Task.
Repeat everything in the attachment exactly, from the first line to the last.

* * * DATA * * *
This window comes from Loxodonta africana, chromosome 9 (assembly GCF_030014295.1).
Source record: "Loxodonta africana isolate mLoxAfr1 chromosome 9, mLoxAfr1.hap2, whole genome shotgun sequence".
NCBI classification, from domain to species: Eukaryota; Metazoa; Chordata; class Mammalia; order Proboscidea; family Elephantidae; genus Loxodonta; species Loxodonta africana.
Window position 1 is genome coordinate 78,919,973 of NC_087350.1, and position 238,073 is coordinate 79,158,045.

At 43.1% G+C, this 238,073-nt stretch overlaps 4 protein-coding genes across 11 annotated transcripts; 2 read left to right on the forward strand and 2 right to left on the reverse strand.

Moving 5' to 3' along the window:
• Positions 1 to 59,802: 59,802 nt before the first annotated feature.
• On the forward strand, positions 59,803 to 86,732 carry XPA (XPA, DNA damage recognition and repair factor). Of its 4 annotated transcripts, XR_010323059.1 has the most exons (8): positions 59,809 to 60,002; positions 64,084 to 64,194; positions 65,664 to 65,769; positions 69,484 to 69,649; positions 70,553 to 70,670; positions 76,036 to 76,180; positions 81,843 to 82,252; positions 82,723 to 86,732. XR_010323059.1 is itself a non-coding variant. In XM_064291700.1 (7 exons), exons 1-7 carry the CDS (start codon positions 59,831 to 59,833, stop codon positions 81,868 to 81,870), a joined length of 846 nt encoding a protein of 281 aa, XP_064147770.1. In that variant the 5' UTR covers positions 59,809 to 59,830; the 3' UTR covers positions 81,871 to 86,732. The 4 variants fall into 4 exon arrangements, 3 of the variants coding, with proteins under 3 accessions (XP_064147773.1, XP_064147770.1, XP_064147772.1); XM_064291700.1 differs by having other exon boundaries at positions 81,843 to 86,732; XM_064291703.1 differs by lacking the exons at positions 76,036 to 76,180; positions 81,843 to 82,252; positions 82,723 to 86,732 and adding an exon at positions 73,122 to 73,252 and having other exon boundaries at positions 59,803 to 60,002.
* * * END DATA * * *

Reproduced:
This window comes from Loxodonta africana, chromosome 9 (assembly GCF_030014295.1).
Source record: "Loxodonta africana isolate mLoxAfr1 chromosome 9, mLoxAfr1.hap2, whole genome shotgun sequence".
NCBI classification, from domain to species: Eukaryota; Metazoa; Chordata; class Mammalia; order Proboscidea; family Elephantidae; genus Loxodonta; species Loxodonta africana.
Window position 1 is genome coordinate 78,919,973 of NC_087350.1, and position 238,073 is coordinate 79,158,045.

At 43.1% G+C, this 238,073-nt stretch overlaps 4 protein-coding genes across 11 annotated transcripts; 2 read left to right on the forward strand and 2 right to left on the reverse strand.

Moving 5' to 3' along the window:
• Positions 1 to 59,802: 59,802 nt before the first annotated feature.
• On the forward strand, positions 59,803 to 86,732 carry XPA (XPA, DNA damage recognition and repair factor). Of its 4 annotated transcripts, XR_010323059.1 has the most exons (8): positions 59,809 to 60,002; positions 64,084 to 64,194; positions 65,664 to 65,769; positions 69,484 to 69,649; positions 70,553 to 70,670; positions 76,036 to 76,180; positions 81,843 to 82,252; positions 82,723 to 86,732. XR_010323059.1 is itself a non-coding variant. In XM_064291700.1 (7 exons), exons 1-7 carry the CDS (start codon positions 59,831 to 59,833, stop codon positions 81,868 to 81,870), a joined length of 846 nt encoding a protein of 281 aa, XP_064147770.1. In that variant the 5' UTR covers positions 59,809 to 59,830; the 3' UTR covers positions 81,871 to 86,732. The 4 variants fall into 4 exon arrangements, 3 of the variants coding, with proteins under 3 accessions (XP_064147773.1, XP_064147770.1, XP_064147772.1); XM_064291700.1 differs by having other exon boundaries at positions 81,843 to 86,732; XM_064291703.1 differs by lacking the exons at positions 76,036 to 76,180; positions 81,843 to 82,252; positions 82,723 to 86,732 and adding an exon at positions 73,122 to 73,252 and having other exon boundaries at positions 59,803 to 60,002.